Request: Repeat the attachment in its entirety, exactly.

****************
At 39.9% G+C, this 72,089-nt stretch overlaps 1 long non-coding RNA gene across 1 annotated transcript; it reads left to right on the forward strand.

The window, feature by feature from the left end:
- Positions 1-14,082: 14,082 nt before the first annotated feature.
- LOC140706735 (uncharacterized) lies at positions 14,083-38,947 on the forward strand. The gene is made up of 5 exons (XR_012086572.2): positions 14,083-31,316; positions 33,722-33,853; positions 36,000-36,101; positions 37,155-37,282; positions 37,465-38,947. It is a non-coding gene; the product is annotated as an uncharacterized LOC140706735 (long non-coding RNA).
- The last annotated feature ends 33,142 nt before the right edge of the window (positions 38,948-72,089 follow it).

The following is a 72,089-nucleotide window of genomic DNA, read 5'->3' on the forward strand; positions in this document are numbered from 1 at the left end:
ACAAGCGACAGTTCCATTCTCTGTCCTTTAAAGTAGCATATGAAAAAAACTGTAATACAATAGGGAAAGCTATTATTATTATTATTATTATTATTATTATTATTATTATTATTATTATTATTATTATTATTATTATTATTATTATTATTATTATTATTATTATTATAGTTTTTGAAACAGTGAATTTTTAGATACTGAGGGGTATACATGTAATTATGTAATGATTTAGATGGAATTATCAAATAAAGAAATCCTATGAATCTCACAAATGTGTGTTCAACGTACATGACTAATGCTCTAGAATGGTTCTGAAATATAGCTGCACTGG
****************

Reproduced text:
At 39.9% G+C, this 72,089-nt stretch overlaps 1 long non-coding RNA gene across 1 annotated transcript; it reads left to right on the forward strand.

The window, feature by feature from the left end:
- Positions 1-14,082: 14,082 nt before the first annotated feature.
- LOC140706735 (uncharacterized) lies at positions 14,083-38,947 on the forward strand. The gene is made up of 5 exons (XR_012086572.2): positions 14,083-31,316; positions 33,722-33,853; positions 36,000-36,101; positions 37,155-37,282; positions 37,465-38,947. It is a non-coding gene; the product is annotated as an uncharacterized LOC140706735 (long non-coding RNA).
- The last annotated feature ends 33,142 nt before the right edge of the window (positions 38,948-72,089 follow it).

The following is a 72,089-nucleotide window of genomic DNA, read 5'->3' on the forward strand; positions in this document are numbered from 1 at the left end:
ACAAGCGACAGTTCCATTCTCTGTCCTTTAAAGTAGCATATGAAAAAAACTGTAATACAATAGGGAAAGCTATTATTATTATTATTATTATTATTATTATTATTATTATTATTATTATTATTATTATTATTATTATTATTATTATTATTATTATTATTATTATTATAGTTTTTGAAACAGTGAATTTTTAGATACTGAGGGGTATACATGTAATTATGTAATGATTTAGATGGAATTATCAAATAAAGAAATCCTATGAATCTCACAAATGTGTGTTCAACGTACATGACTAATGCTCTAGAATGGTTCTGAAATATAGCTGCACTGG